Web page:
The Supreme Court handed down a number of decisions in the last few days, prior to taking a summer break. The decision that seemingly everybody is talking about has to do with guns: the Court said that states and local governments can’t impose tighter restrictions than those imposed by the federal government. In particular, city ordinances that ban handguns outright were found to be unconstitutional. I have to admit to being a bit surprised that this was a 5-4 decision.
Another 5-4 decision, and one that I think should have been a 9-0 decision involved the University of California’s Hastings College of Law–a public institution–and a student group called the Christian Legal Society (CLS). The first part of the Court’s decision explains the issue quite well:
Hastings College of the Law (Hastings), a school within the University of California public-school system, extends official recognition to student groups through its “Registered Student Organization” (RSO) program. Several benefits attend this school-approved status, including the use of school funds, facilities, and channels of communication, as well as Hastings’ name and logo. In exchange for recognition, RSOs must abide by certain conditions. Critical here, all RSOs must comply with the school’s Nondiscrimination Policy, which tracks state law barring discrimination on a number of bases, including religion and sexual orientation. Hastings interprets this policy, as it relates to the RSO program, to mandate acceptance of all comers: RSOs must allow any student to participate, become a member, or seek leadership positions, regardless of her status or beliefs.
CLS requires that all members and employees, as a condition of their employment or membership, acknowledge in writing a Statement of Faith that, in part, forbids “participation in or acceptance of a sexually immoral lifestyle,” which is defined as sex outside of a heterosexual marriage. Such a condition is obviously at odds with the non discrimination policy of Hastings College.
CLS tries to argue that Hastings’ restrictions on RSOs violate the CLS members’ rights under the first and fourteenth amendments to the Constitution. That’s silly. Hastings has not attempted to change the CLS policies. It has simply withheld recognition of a group that does not abide by the school’s nondiscrimination policy.
I’m flabbergasted that four Supreme Court justices came down on the other side of this issue. I haven’t yet read their dissenting opinions–something I really have to do. This decision seems so obvious that I can’t imagine what rational reason a judge could have for ruling that Hastings should recognize the group. But we’ll see.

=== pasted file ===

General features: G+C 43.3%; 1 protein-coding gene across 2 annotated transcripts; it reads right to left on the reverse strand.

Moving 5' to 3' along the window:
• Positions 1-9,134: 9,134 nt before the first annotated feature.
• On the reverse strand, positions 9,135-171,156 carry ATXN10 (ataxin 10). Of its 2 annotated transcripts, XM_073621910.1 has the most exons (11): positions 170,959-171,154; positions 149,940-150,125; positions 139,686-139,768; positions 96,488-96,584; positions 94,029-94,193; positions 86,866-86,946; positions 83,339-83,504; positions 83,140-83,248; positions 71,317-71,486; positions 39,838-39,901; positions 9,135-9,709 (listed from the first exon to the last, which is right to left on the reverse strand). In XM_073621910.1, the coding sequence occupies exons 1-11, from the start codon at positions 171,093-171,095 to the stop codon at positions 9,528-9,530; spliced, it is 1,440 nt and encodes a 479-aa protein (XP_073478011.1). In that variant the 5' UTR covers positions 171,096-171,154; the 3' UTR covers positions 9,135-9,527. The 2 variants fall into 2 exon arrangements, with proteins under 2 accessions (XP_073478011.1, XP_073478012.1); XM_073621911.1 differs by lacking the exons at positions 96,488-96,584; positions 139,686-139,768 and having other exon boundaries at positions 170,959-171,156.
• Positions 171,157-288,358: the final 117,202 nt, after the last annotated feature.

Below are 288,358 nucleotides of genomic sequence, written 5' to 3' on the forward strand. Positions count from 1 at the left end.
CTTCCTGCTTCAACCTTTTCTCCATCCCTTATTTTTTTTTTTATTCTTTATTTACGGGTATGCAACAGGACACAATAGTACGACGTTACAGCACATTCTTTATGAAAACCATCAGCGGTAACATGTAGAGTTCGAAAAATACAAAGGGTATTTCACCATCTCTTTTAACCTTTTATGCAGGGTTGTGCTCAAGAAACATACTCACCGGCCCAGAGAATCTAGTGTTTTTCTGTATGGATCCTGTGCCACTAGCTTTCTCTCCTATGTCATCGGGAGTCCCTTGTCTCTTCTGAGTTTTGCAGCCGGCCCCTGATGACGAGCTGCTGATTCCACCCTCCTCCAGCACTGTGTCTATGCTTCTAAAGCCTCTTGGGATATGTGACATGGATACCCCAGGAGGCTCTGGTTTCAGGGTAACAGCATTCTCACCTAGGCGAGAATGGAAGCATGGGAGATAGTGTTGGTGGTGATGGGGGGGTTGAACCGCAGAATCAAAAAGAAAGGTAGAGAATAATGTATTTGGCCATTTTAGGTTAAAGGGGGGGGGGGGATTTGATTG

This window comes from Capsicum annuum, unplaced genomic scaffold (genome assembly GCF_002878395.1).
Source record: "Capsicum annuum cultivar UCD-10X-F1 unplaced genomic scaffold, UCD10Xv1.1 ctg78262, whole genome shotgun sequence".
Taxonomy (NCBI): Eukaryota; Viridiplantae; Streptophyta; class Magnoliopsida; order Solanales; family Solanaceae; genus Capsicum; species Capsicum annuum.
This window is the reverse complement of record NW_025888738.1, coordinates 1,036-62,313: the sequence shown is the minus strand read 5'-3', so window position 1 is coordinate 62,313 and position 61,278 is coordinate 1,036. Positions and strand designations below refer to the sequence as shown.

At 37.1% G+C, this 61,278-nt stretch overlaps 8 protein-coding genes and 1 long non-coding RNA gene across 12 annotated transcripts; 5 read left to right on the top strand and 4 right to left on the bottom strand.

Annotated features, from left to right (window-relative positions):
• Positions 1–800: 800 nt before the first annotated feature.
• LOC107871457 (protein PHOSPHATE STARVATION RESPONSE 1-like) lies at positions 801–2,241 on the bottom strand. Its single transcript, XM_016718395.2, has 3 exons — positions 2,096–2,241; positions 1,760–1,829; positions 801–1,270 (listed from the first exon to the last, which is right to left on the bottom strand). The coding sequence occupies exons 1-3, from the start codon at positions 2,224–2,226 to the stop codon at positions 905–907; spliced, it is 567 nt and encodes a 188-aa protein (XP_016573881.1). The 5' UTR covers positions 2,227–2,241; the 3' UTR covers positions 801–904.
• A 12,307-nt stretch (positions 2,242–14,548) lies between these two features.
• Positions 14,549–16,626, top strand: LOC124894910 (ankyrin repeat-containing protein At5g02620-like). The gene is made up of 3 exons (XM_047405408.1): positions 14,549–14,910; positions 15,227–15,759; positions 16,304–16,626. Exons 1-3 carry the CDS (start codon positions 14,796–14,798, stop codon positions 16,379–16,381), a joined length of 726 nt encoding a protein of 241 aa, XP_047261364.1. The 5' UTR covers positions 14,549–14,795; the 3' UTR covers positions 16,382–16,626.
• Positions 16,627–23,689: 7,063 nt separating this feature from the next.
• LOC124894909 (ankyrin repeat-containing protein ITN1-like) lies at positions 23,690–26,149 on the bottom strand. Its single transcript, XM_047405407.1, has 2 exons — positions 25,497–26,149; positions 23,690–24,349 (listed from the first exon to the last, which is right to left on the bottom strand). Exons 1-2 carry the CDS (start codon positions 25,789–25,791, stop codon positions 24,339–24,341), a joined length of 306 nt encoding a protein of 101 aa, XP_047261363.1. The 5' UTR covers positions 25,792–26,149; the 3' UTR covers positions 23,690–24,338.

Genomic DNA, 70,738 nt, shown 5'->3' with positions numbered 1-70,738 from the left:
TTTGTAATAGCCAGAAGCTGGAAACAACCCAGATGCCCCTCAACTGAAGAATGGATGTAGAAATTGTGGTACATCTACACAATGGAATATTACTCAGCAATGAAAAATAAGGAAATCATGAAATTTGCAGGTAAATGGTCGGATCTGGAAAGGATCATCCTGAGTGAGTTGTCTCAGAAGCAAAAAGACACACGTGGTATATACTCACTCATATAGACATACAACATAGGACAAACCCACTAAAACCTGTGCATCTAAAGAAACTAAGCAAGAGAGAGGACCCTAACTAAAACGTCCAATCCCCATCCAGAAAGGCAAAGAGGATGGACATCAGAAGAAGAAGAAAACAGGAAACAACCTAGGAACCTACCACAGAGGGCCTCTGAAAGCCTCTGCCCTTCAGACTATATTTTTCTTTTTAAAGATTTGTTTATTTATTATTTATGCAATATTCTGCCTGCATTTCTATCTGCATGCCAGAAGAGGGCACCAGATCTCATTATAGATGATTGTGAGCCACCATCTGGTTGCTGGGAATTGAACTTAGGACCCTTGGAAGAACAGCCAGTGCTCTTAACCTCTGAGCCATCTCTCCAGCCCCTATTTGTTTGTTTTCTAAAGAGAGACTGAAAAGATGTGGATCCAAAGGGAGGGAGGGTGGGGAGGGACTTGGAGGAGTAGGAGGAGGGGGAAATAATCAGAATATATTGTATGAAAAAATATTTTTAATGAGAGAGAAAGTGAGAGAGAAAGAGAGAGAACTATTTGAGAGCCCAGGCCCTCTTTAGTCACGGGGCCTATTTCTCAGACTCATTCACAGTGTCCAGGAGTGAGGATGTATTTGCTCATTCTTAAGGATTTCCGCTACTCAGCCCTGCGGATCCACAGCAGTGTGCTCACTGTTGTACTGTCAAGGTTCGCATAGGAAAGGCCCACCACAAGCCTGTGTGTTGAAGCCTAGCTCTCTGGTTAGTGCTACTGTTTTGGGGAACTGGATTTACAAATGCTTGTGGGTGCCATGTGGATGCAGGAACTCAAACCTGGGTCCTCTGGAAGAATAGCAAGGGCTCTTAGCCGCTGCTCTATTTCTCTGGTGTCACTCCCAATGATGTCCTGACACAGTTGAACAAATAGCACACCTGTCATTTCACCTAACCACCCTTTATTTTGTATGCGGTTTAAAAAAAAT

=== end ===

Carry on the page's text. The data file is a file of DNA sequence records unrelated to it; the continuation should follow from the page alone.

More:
I have trouble with a lot of those “captcha” systems. When the letters are oddly curved, run together, or otherwise obscured, I have a tough time. I thought this one wouldn’t be so tough, though. Until I saw the note, “it is case sensitive.”
The “y”, “e”, “4”, and “u” are simple. But is that “w” or “W”? “z” or “Z”?
I wasn’t going to send a comment. And, seeing as how I can’t reliably determine what to type here, I wouldn’t even attempt it. Knowing my luck, I’d get into an infinite loop of failures and ambiguous prompts.
Big news this week about 16-year-old Abby Sunderland, whose solo ’round-the-world trip was cut short the other day by a storm in the Indian Ocean. As she put it in her blog, “one long wave, and one short mast.” A French fishing vessel plucked her off her yacht this morning and headed back to civilization. The yacht is adrift and probably will sink. Too bad the boat is lost, but I’m happy that Abby is well.
I’m a bit surprised at the public reaction to this incident. A large number of people have expressed their shock and outrage at the parents for allowing their 16-year-old daughter to embark on such a voyage. “Sixteen is too young,” they say, “teenagers don’t have the same ability as adults to evaluate risk and do the right thing.” Then they go on to regurgitate the oft-reported statistics about teenagers and automobile accidents.
It is true, by the way, that teenagers are involved in a disproportionate number of auto accidents when compared to the rest of the population. And it’s pretty well known why: teenage drivers tend to understimate hazardous driving situations and are less able than older drivers to recognize potentially dangerous situations.
It’s not age, but experience that matters. When I was a teenager, I had a friend whose dad was a race car driver. Ron, too, raced cars on the track. He was an incredibly safe driver on the road. He knew better than most drivers–regardless of age–how to evaluate a situation and react accordingly. I also know drivers in their 40s and 50s who I will not ride with again, ever, because they have shown a shocking inability to anticipate other drivers’ actions and see a dangerous situation developing.
Abby Sunderland has been sailing with her family all her life. She’s reported to be an excellent sailor and over the years has proven her ability to handle a boat in all manner of situations. She’s likely a much better and more experienced sailor than most sailors twice her age. Her parents, by all reports, are responsible people who encourage their children to follow their dreams, but also make sure that the children are well prepared before attempting anything too wild.